Brexit: It’s too late to stop now

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It’s too late to stop now pasa por ser arguably, como dicen ellos, uno de los mejores si no el mejor disco en directo de la historia. Grabado precisamente durante una gira en 1973, el año en que el Reino Unido entró en la (entonces) CEE tiene un final apoteósico, con Caravan y Cyprus Avenue, canción en la que casi al final, explota como un grito o un rugido la frase que da título al disco.

Parece que ha llegado el día. A falta de confirmación definitiva, aún pendientes de saber los detalles concretos, toda la letra pequeña y con el tema de la frontera en Irlanda como uno de los escollos principales a resolver o las voces que hoy mismo claman desde el sector brexiter sobre la nula posibilidad del Parlamento británico para decidir sobre el acuerdo, hago una breve referencias sobre cuestiones societarias relevantes que desarrollaré en breve. Robert Goddard ha publicado en su excelente blog  Corporate Law and Governance una detallada entrada en la que nos informa sobre el estado de las cuestiones referidas al Brexit: UK: BREXIT and the UK corporate law framework (incl. accounting, audit and takeovers)

Me parece especialmente relevante el Explanatory Memorandum to the Companies, Limited Liability Partnerships and Partnerships (Amendment etc.) (EU Exit) Regulations 2018 del que destaco unas pocas ideas

Some changes are being made to the Companies Act 2006 and supporting secondary legislation because on exit day they will no longer operate effectively and therefore will require technical amendments to make them operable.
Some provisions will not be appropriate in a “no deal” scenario , and the amendments
need to be made to reflect the UK’s position outside of the single market and common framework in the area of company law.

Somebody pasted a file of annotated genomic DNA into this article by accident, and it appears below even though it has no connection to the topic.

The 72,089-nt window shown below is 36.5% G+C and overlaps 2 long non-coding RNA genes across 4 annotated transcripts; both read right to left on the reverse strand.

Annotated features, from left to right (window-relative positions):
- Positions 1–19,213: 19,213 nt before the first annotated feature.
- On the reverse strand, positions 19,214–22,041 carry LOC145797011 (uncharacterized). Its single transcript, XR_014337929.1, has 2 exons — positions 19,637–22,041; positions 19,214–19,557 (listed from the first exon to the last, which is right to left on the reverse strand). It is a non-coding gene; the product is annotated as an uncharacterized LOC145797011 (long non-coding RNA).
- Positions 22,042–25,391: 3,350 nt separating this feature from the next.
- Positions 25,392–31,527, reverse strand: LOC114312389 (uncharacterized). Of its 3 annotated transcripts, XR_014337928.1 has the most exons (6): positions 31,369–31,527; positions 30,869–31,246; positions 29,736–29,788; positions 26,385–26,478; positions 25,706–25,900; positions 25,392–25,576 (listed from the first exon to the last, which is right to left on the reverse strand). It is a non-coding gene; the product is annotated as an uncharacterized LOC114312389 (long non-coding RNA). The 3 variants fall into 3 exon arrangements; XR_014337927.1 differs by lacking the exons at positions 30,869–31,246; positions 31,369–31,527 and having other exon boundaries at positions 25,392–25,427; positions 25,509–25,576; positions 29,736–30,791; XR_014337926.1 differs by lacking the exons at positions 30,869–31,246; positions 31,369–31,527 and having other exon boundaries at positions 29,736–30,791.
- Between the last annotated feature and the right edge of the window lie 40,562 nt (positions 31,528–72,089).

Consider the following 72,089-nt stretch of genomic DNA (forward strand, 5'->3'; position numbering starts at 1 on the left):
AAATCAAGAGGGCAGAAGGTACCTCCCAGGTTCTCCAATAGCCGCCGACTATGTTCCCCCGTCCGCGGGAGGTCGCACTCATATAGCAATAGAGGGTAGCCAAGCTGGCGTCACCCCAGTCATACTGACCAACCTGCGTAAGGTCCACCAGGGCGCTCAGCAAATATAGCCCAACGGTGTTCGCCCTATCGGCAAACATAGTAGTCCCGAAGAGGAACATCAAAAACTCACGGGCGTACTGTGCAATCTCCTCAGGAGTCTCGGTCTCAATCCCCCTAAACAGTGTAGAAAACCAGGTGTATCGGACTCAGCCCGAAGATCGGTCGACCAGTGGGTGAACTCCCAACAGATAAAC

In line with this position the amendments ensure that the UK does not provide preferential treatment to EEA companies or EEA States which would breach the
World Trade Organisation’s Most Favoured Nation rules.
2.7 The changes will ensure that the UK’s company l aw framework can continue to provide a functioning , clear system for companies and affected businesses after exit day.
What will it now do?
2.8 This instrument preserves the company law framework unchanged as far as possible and appropriate, mainly correcting those deficiencies arising from the presence of existing EEA references which cause inoperability and to reflect that the UK is no longer a member state of the EEA and so not part of the common framework in company law.
The amendments cover various processes, functions and requirements as they apply to UK and EEA businesses, including filing requirements with the Companies Registrar (Companies House).
There are also a small number of amendments to address the special treat ment given in the legislation to EEA businesses or businesses with listing on or access to the EEA  regulated markets, as these provisions will no longer be appropriate once the UK leaves the European Union.
2.9 The instrument also revokes legislation that relies on participation in EEA specific processes and systems including the Companies (Cross-Border Mergers) Regulations 2007 in relation to cross-border mergers and Commission Implementing Regulation (EU) 2015/884 regarding technical requirements for interconnection of registers, as after exit day the UK will no longer be interconnected to BRIS via the European e-Justice portal.

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